[16 July 2014]
Having bottled lightning on their self-titled 2004 debut, the ragamuffin bunch of buskers known as Old Crow Medicine Show rose to attention with their updated sketch of Bob Dylan’s unfinished “Momma, Rock Me”, now known as the ubiquitous “Wagon Wheel”. Following Darius Rucker’s cover of the song reaching No. 1 on the country charts and garnering the band its first million-selling single in 2013, the group was recently inducted into the Grand Ole Opry. Yet the group as it stands today is not the same cast of misfits that reintroduced traditional string band bluegrass tinted with punk hunger to the mainstream.
Following a hiatus in 2011 that left the band with an uncertain future, the Old Crows returned in 2012 with Carry Me Back, harkening back to their signature sound following a foray into a more rock-oriented approach on 2008’s Tennessee Pusher. Other changes included the departure of founding member Willie Watson, the return of original member Critter Fuqua, the addition of Watson’s replacement Chance McCoy, and Ted Hutt as producer.
This year finds the band and Hutt courting mainstream approval with their fifth studio album, Remedy. Opening with their trademark hillbilly badinage on the one-two punch of “Brushy Mountain Conjugal Trailer” and the frenetic “8 Dogs 8 Banjos”, the wine, whiskey women and guns of earlier releases remain, but more so as articles of foible rather than revelatory ingredients as on the twangy “Firewater”, a cautionary tale of alcoholism.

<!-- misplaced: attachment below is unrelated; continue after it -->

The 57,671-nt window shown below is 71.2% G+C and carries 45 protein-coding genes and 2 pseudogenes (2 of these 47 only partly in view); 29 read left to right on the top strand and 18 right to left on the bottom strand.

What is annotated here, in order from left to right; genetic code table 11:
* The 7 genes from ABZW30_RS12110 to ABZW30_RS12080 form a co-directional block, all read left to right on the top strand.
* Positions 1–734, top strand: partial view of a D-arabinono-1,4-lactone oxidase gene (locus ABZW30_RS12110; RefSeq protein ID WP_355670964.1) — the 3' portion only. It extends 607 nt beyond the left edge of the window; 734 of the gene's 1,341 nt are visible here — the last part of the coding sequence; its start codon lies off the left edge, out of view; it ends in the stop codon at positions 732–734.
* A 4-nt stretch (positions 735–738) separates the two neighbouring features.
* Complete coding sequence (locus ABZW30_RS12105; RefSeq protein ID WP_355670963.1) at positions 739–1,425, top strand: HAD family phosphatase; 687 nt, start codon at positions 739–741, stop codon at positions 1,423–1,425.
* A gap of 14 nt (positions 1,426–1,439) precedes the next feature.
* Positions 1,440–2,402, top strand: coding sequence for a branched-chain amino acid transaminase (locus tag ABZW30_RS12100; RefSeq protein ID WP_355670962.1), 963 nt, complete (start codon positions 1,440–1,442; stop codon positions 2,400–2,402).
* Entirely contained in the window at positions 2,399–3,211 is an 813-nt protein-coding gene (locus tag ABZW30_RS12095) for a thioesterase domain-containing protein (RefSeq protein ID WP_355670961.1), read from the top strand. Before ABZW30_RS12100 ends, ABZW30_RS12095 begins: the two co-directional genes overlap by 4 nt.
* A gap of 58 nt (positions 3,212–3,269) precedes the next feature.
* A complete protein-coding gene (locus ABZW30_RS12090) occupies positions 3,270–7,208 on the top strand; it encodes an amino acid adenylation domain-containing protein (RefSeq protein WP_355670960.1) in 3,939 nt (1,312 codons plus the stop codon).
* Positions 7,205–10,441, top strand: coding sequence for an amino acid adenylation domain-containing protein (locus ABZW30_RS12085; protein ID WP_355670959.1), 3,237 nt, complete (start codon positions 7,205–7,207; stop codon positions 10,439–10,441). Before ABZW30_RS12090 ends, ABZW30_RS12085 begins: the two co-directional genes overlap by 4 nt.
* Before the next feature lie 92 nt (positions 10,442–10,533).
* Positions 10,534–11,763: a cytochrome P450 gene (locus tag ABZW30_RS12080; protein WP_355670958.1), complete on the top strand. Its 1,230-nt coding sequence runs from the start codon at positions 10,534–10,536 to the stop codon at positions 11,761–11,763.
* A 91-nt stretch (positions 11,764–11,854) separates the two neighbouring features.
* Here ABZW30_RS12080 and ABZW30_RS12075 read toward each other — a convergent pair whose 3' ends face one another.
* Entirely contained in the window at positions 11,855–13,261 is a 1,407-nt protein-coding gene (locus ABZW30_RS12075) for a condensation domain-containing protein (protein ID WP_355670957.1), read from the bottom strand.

Walking a fine line between traditional bluegrass and country, Secor noted the band’s new indebtedness to the latter in a recent PopMatters interview: “We’ve always had a passion for country, and as the newest members of the Grand Ole Opry we have a responsibility to country music. I wanna see it become a sustainable music form that pays homage to the pioneers who made it what it is.”
The centerpiece of Remedy is the album’s first single, “Sweet Amarillo”. At the urging and direction of Bob Dylan, Old Crow Medicine Show were given a song fragment from 1973’s Pat Garrett and Billy the Kid session that also produced “Momma, Rock Me”. Under the Crows, the song is a slow Texas waltz sung by Ketch Secor. Filled out with Secor’s fiddle and the band’s vocal harmonies, “Sweet Amarillo” is ready made for radio play. Only casually testing the country waters on Remedy, “Firewater” and the trope-filled patriotic tale, “Dearly Departed Friend”, with its chorus of “Twenty-one guns for 21 years / An American flag’s in the wind / Standing by the grave of a dearly departed friend,” are the album’s only country-tinged songs.
As a whole, Remedy errs on the side of bluegrass. Celebrating their own history, “Doc’s Day” pays homage to the band’s beginning and its benefactor, Doc Watson: “If you want to rock listen to Doc / If you want the girls you better pick like Merle / ‘Cause them high country blues still blow all the women away.” Perhaps playing it too cautious, OCMS’s brand of bluegrass is largely tempered, making songs like the whooping “Tennessee Bound”, cutesy hobo tale “Sweet Home” and the square dance call of “Brave Boys” and its “hey ho” chant palatable to a more centrist audience. Somewhat bloated at 13 songs, Remedy contains a few toss offs. The too obvious future live staple “Shit Creek” borrows and doubles up Simon and Garfunkel’s wordless chorus from “The Boxer”. More a fragment of an idea than a song, the lonesome album closer “The Warden” can only serve as a philosophical counterpoint to opener “Brushy Mountain Conjugal Trailer”.
Having gone from busking on corners to serving as ambassadors for traditional bluegrass, Old Crow Medicine Show galvanized a genre and earned its accolades their way. Now faced with a larger stage, one can’t fault the band for finally reaching for the brass ring they rightly deserve. By smoothing out the rough edges and sanitizing the content that got them to this point, Remedy is a noble stepping stone between Old Crow Medicine Show’s past and future. Not quite the cure for what ails modern country music, Remedy is more a temporary salve meant to sooth multiple demographics of fans old and new.